consumer_key="thisismykey",
    consumer_secret="thisismysecret",
    api="wp-json",
    version="wp/v2",
    wp_user="phil",
    wp_pass="thisismypassword",
    oauth1a_3leg=True,
    creds_store="~/.wc-api-creds.json",
    callback="http://wordpress.home.local/test/api-test"
)

print("creating new post")
resource = "posts"
title = "86. Glover's Leonidas."
content = """Glover's Leonidas was unduly praised at its first appearance, and more unduly ...
..."""
excerpt = """Glover's Leonidas was unduly praised at its ..."""
data = {
    "content": content,
    "title": title,
    "excerpt": excerpt,
    "status": "draft",
    "categories": [190]
}
try:
    response = wpapi.post(base_url+api_path+resource, data)
    print(response.json())
except Exception as e:
    print("couldn't post")
    print(e)

The posts resource collection allows creation and retrieval  (POST and GET methods); a specific posts/(?P<id>[\d]+) resource allows update and delete (PUT, PATCH and DELETE methods).

The keys for the data dict are the same as the schema for the WordPress API method, which are also shown in the arguments listed in the JSON returned by wp-json for each endpoint under each route.

Posting to Pressbooks

Pressbooks has a whole extended set of api routes and endpoints, no ‘posts’ resources, but front-matter, back-matter, parts and chapters; all under the /pressbooks/v2/ path.

There is some documentation on the Pressbooks site.  I’m posting articles as chapters into a Pressbook site that already has some organised content, so I don’t have to worry about setting them up. Adapting from the above, changing to URL and credentials to those for my local test instance of Pressbooks, and changing the api-path, version, and resource name, this posts a test chapter to the content part of my book, as a “numberless” chapter-type:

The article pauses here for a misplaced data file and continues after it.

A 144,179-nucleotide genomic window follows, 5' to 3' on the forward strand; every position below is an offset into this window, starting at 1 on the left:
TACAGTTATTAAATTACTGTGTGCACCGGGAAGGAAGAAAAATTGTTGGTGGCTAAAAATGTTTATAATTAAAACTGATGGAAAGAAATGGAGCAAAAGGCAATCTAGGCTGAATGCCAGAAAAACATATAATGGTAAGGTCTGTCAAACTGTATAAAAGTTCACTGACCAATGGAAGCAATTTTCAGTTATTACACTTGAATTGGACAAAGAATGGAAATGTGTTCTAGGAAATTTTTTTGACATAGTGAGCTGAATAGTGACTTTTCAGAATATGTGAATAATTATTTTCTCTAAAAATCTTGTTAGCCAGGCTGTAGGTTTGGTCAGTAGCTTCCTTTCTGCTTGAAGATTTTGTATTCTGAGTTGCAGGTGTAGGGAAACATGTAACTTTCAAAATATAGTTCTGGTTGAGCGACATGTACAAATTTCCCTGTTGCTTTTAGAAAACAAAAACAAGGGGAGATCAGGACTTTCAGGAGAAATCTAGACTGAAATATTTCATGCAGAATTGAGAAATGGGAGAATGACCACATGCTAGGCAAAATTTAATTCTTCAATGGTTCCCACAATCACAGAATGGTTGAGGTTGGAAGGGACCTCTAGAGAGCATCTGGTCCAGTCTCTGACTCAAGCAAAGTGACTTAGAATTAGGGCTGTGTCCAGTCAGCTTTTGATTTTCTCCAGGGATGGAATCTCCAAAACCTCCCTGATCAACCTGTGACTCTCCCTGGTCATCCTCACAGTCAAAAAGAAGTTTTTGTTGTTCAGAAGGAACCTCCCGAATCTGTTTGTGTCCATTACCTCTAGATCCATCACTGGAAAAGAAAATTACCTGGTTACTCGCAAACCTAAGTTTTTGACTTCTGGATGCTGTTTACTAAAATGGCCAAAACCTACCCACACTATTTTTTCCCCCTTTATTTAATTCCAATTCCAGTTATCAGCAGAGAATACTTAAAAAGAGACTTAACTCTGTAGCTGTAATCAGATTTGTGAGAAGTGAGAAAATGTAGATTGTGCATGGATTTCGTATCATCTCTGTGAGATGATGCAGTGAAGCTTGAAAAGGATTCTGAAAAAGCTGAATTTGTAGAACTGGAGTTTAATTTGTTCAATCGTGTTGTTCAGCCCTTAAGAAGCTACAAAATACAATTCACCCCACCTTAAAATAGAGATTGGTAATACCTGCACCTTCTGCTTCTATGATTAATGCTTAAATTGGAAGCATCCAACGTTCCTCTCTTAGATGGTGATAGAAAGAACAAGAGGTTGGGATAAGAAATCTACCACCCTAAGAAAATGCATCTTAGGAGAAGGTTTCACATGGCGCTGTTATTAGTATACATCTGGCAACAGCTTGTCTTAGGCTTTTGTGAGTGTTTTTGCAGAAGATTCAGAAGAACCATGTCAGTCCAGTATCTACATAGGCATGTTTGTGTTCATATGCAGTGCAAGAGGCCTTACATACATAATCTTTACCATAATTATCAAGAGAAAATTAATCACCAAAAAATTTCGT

from wordpress import API
base_url = "http://books.home.local/omniana"
api_path = "/wp-json/pressbooks/v2/"
wpapi = API(
    url=base_url,
    consumer_key="thisismykey",
    consumer_secret="thisismysecret",
    api="wp-json",
    version="pressbooks/v2",
    wp_user="phil",
    wp_pass="thisismypassword",
    oauth1a_3leg=True,
    creds_store="~/.wc-api-creds3.json",
    callback="http://books.home.local/omniana/api-test"
)
print("creating new chapter")
resource = "chapters"
data = {
"content": "test",
"title": "test",
"status": "publish",
"chapter-type": 48,
"part": 27
}
try:
response = wpapi.post(base_url+api_path+resource, data)
pprint(response.json())
except Exception as e:
print("couldn't post")
print(e)

Finding the ids for chapter-type and part need a little detective work. You can, of course use an API call to GET the parts and  list their names and ids, in a similar way to listing the posts in the first example above; or you can just edit the part or chapter-type in the Bookpress admin interface and inspect the url. It’s also worth noting that you need a different creds_store for each OAUTH provider you connect to.

Next Steps

As I said, parsing reading through and parsing the transcluded the page transcriptions wasn’t too hard (I put some markers in the transclusion to help). I made some changes to the content before posting it: perhaps the most interesting issue was  changing the wiki style footnotes to Pressbook style.

At the time of writing, I have started posting to the live/public instance of Omniana on Pressbooks but still have to sort some formatting issues: removing line breaks, making sure that the CSS selectors are appropriate for WordPress; that shouldn’t take long to fix.

Then I want to start indexing the articles using wikidata for linked data.